After 30 years as the undisputed President of the Maldives, Maumoon Abdul Gayoom, Asia's longest-serving ruler was ousted yesterday by a former political prisoner, Mohamed "Anni" Nasheed, in the country's first democratic elections.
Mohamed “Anni” Nasheed, a former Amnesty International prisoner of conscience, won 54 per cent of the vote to 46 per cent for President Maumoon Abdul Gayoom, according to the Election Commission.
Hundreds of Mr Nasheed's supporters danced and cheered and honked car horns in the streets of the congested capital, Malé, to celebrate the dawn of a new era in the Indian Ocean archipelago.
“We've been waiting so long for this,” said Aishath Abbas, 28, a student. “It feels like a new world.”
Mr Nasheed, 41, held talks with Mr Gayoom, 71, and then addressed the tiny nation of 370,000 people, who are mostly Sunni Muslims and are spread across nearly 1,200 islands.
“I don't think we should go for a witch hunt,” Mr Nasheed said in a joint press conference with his former rival and one-time jailer, whom he has accused of having him tortured repeatedly in custody. “That will not happen because it will not help democracy.”
He reassured voters and the international community that he planned to push forward with democratic reforms, including greater media freedom, before holding parliamentary elections, which are due by February. He also promised to tackle the issues of rising sea levels, a heroin crisis and the potential impact of the global financial meltdown.
The election was regarded largely as a referendum on Mr Gayoom, who had won six polls since 1978 as the only candidate on the ballot, before pro-democracy protests forced him to lift a ban on political parties in 2006.
Mr Gayoom's supporters say he has transformed the Maldives into South Asia's richest country per capita — based on luxury resorts that can charge international tourists as much as $15,000 (£8,700) for a room — and engineered a peaceful transition to democratic rule.
Mr. Gayoom's opponents brand him a latter-day sultan who has pocketed tens of millions of pounds in tourist revenue and tsunami aid, and who rivalled Robert Mugabe, the President of Zimbabwe, in his determination to cling to power.
Yesterday, however, the outgoing President appeared to be gracious in defeat as he heralded “the introduction of a new age of democracy”. “ Mr. Gayoom said in a speech broadcast live:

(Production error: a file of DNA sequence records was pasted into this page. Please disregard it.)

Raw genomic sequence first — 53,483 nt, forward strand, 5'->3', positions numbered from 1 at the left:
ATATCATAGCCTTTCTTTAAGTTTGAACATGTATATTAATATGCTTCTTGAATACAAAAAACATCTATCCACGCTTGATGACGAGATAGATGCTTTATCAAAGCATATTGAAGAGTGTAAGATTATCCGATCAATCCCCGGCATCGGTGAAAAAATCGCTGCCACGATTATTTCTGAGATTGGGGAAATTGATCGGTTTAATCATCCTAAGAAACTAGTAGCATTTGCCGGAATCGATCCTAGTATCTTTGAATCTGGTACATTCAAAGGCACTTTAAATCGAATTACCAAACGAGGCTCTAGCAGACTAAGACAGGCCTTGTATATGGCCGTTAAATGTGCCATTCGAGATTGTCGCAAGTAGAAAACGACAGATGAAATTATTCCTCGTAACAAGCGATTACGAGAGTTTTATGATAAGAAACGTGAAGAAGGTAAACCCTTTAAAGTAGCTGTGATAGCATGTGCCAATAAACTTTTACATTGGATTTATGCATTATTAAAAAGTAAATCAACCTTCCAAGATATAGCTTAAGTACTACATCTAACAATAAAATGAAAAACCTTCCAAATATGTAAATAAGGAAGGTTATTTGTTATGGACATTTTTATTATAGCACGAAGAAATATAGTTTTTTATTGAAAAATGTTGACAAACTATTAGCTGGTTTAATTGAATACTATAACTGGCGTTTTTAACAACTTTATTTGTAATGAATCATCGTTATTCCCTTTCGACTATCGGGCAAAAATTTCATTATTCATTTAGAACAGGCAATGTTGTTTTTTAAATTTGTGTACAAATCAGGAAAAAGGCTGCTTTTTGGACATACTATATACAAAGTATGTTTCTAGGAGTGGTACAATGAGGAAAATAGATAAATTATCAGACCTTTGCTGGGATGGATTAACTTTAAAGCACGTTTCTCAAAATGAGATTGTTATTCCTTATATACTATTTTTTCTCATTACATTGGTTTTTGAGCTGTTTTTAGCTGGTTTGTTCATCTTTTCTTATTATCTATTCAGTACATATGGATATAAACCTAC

Mr Nasheed is expected to be sworn in on November 11, 30 years to the day after Mr Gayoom took office in 1978.
I don't like being beaten in sports. I don't like being beaten in politics. But it is a fact of life that sometimes you win, sometimes you lose.
In that spirit, I accept this verdict of the people. I am declaring my full support to him. In this change we are approaching, I assure you we will make this a peaceful process.
My prayer is that God gives prosperity to the Maldives and shows us peaceful and affluent days.”
Educated in Sri Lanka and Britain, Mr Nasheed spent six years in jail for opposing Mr Gayoom's rule before being granted political asylum in Britain in 2004.
He returned to the islands to found the Maldivian Democratic Party after Mr Gayoom allowed political parties to be formed for the first time.
The Maldives (read here for more)
The Maldives (or Maldive Islands), officially the Republic of Maldives, is an island nation consisting of a group of atolls stretching south of India's Lakshadweep islands between the Minicoy and the Chargos archipelagoes, and about seven hundred kilometres (435 mi) south-west of Sri Lanka in the Laccadive Sea of Indian Ocean.
The twenty-six atolls of Maldives encompass a territory featuring 1,192 islets, two hundred and fifty islands of which are inhabited.
The inhabitants were Buddhist, probably since Ashoka's period, in the 3rd century BC and possibly Hindu before that.
Islam was introduced in 1153. The Maldives then came under the influence of the Portuguese (1558) and the Dutch (1654) seaborne empires. In 1887 it became a British protectorate. In 1965, the Maldives obtained independence from Britain (originally under the name "Maldive Islands"), and in 1968 the Sultanate was replaced by a Republic.
The Maldives is the smallest Asian country in terms of both population and area.
It is the smallest predominantly Muslim nation in the world. It is also the country with the lowest highest point in the world.
Editorial, The Guardian UK
In praise of... Mohamed 'Anni' Nasheed
It sounds too good to be true.
A human rights campaigner, who bears the injuries of the torture he received in jail, topples Asia's longest-serving despot in a democratic election.
But it has just happened in the tropical Indian Ocean archipelago of the Maldives.
The election of Mohamed "Anni" Nasheed, a former Amnesty International prisoner of conscience, had people dancing in the streets of the island's capital, Malé, yesterday. The president-elect said he would not pursue criminal charges against Maumoon Abdul Gayoom, the strongman he defeated, but would instead arrange a pension and security for him.
This is a good start, but the charismatic former opposition leader will soon face other tests. The five opposition parties that Nasheed united includes everyone from democrats to conservative Islamic parties, and unity will be difficult to maintain as elections approach for a new parliament in March.
Nasheed campaigned for a stronger parliament with the ability to check presidential powers and block appointments to the cabinet.
As president, it will be up to him to make this system work. Autocracy brought wealth to the atolls but also glaring inequalities.
Nearly a third of children are malnourished and the archipelago has a big drug problem. It also faces rising sea levels. The IMF is urging a cut in public spending and Nasheed inherits an economy which earns 28% of its income from tourism, a sure casualty of the global downturn.
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